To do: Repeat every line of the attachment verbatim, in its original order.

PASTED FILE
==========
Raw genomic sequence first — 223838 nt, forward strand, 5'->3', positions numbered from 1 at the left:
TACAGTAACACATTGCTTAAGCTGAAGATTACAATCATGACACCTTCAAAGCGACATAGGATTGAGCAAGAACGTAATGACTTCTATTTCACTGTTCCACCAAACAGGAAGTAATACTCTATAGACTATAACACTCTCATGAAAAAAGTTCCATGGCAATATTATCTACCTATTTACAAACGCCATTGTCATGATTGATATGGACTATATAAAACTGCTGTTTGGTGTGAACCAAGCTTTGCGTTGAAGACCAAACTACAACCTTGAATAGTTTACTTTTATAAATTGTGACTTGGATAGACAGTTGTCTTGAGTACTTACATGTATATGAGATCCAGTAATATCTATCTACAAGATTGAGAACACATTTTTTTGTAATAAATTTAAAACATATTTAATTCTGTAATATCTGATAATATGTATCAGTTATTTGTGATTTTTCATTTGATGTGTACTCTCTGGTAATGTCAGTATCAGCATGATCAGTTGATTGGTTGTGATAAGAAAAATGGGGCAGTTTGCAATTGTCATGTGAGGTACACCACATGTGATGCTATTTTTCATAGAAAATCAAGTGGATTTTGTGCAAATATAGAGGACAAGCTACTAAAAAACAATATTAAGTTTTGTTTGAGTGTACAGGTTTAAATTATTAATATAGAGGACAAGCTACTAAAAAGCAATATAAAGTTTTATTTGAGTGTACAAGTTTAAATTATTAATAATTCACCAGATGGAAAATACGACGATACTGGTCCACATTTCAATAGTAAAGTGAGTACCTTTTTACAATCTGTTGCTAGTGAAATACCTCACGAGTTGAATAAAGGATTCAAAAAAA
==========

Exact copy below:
Raw genomic sequence first — 223838 nt, forward strand, 5'->3', positions numbered from 1 at the left:
TACAGTAACACATTGCTTAAGCTGAAGATTACAATCATGACACCTTCAAAGCGACATAGGATTGAGCAAGAACGTAATGACTTCTATTTCACTGTTCCACCAAACAGGAAGTAATACTCTATAGACTATAACACTCTCATGAAAAAAGTTCCATGGCAATATTATCTACCTATTTACAAACGCCATTGTCATGATTGATATGGACTATATAAAACTGCTGTTTGGTGTGAACCAAGCTTTGCGTTGAAGACCAAACTACAACCTTGAATAGTTTACTTTTATAAATTGTGACTTGGATAGACAGTTGTCTTGAGTACTTACATGTATATGAGATCCAGTAATATCTATCTACAAGATTGAGAACACATTTTTTTGTAATAAATTTAAAACATATTTAATTCTGTAATATCTGATAATATGTATCAGTTATTTGTGATTTTTCATTTGATGTGTACTCTCTGGTAATGTCAGTATCAGCATGATCAGTTGATTGGTTGTGATAAGAAAAATGGGGCAGTTTGCAATTGTCATGTGAGGTACACCACATGTGATGCTATTTTTCATAGAAAATCAAGTGGATTTTGTGCAAATATAGAGGACAAGCTACTAAAAAACAATATTAAGTTTTGTTTGAGTGTACAGGTTTAAATTATTAATATAGAGGACAAGCTACTAAAAAGCAATATAAAGTTTTATTTGAGTGTACAAGTTTAAATTATTAATAATTCACCAGATGGAAAATACGACGATACTGGTCCACATTTCAATAGTAAAGTGAGTACCTTTTTACAATCTGTTGCTAGTGAAATACCTCACGAGTTGAATAAAGGATTCAAAAAAA